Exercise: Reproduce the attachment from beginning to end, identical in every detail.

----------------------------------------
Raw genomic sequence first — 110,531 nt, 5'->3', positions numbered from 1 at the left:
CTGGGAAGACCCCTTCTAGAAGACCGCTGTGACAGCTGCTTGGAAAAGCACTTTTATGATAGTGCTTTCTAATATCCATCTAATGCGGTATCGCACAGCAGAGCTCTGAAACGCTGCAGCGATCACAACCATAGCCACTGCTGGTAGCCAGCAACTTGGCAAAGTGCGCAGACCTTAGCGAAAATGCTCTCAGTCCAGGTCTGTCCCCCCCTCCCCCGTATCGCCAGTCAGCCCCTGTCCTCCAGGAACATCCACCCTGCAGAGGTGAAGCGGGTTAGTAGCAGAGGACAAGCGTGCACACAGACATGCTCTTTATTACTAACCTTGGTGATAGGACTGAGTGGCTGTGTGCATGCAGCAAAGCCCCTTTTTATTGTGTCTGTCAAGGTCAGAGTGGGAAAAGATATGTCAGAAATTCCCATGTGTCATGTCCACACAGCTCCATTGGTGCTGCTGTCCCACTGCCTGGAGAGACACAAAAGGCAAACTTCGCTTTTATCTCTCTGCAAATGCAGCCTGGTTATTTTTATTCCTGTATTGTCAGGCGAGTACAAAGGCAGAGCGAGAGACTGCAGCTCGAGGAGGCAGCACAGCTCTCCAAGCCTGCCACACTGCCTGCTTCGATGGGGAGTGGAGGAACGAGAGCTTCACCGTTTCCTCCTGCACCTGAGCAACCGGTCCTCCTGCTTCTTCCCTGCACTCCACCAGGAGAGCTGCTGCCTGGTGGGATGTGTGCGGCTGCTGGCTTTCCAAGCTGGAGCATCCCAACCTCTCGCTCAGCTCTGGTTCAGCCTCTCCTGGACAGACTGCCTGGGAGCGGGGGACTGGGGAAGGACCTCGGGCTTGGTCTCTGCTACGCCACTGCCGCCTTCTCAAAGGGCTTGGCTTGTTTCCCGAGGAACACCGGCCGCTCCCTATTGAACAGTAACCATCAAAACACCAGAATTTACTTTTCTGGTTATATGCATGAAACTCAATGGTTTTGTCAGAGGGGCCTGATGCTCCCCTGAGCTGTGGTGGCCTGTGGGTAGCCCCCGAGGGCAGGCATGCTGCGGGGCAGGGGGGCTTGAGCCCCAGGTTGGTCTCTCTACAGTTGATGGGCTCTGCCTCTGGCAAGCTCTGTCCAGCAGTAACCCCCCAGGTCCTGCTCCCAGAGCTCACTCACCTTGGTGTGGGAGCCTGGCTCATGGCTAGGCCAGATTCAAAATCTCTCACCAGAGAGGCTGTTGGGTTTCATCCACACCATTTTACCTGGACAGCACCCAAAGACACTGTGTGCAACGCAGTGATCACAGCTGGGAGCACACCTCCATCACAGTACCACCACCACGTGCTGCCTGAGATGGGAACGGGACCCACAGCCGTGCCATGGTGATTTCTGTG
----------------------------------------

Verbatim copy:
Raw genomic sequence first — 110,531 nt, 5'->3', positions numbered from 1 at the left:
CTGGGAAGACCCCTTCTAGAAGACCGCTGTGACAGCTGCTTGGAAAAGCACTTTTATGATAGTGCTTTCTAATATCCATCTAATGCGGTATCGCACAGCAGAGCTCTGAAACGCTGCAGCGATCACAACCATAGCCACTGCTGGTAGCCAGCAACTTGGCAAAGTGCGCAGACCTTAGCGAAAATGCTCTCAGTCCAGGTCTGTCCCCCCCTCCCCCGTATCGCCAGTCAGCCCCTGTCCTCCAGGAACATCCACCCTGCAGAGGTGAAGCGGGTTAGTAGCAGAGGACAAGCGTGCACACAGACATGCTCTTTATTACTAACCTTGGTGATAGGACTGAGTGGCTGTGTGCATGCAGCAAAGCCCCTTTTTATTGTGTCTGTCAAGGTCAGAGTGGGAAAAGATATGTCAGAAATTCCCATGTGTCATGTCCACACAGCTCCATTGGTGCTGCTGTCCCACTGCCTGGAGAGACACAAAAGGCAAACTTCGCTTTTATCTCTCTGCAAATGCAGCCTGGTTATTTTTATTCCTGTATTGTCAGGCGAGTACAAAGGCAGAGCGAGAGACTGCAGCTCGAGGAGGCAGCACAGCTCTCCAAGCCTGCCACACTGCCTGCTTCGATGGGGAGTGGAGGAACGAGAGCTTCACCGTTTCCTCCTGCACCTGAGCAACCGGTCCTCCTGCTTCTTCCCTGCACTCCACCAGGAGAGCTGCTGCCTGGTGGGATGTGTGCGGCTGCTGGCTTTCCAAGCTGGAGCATCCCAACCTCTCGCTCAGCTCTGGTTCAGCCTCTCCTGGACAGACTGCCTGGGAGCGGGGGACTGGGGAAGGACCTCGGGCTTGGTCTCTGCTACGCCACTGCCGCCTTCTCAAAGGGCTTGGCTTGTTTCCCGAGGAACACCGGCCGCTCCCTATTGAACAGTAACCATCAAAACACCAGAATTTACTTTTCTGGTTATATGCATGAAACTCAATGGTTTTGTCAGAGGGGCCTGATGCTCCCCTGAGCTGTGGTGGCCTGTGGGTAGCCCCCGAGGGCAGGCATGCTGCGGGGCAGGGGGGCTTGAGCCCCAGGTTGGTCTCTCTACAGTTGATGGGCTCTGCCTCTGGCAAGCTCTGTCCAGCAGTAACCCCCCAGGTCCTGCTCCCAGAGCTCACTCACCTTGGTGTGGGAGCCTGGCTCATGGCTAGGCCAGATTCAAAATCTCTCACCAGAGAGGCTGTTGGGTTTCATCCACACCATTTTACCTGGACAGCACCCAAAGACACTGTGTGCAACGCAGTGATCACAGCTGGGAGCACACCTCCATCACAGTACCACCACCACGTGCTGCCTGAGATGGGAACGGGACCCACAGCCGTGCCATGGTGATTTCTGTG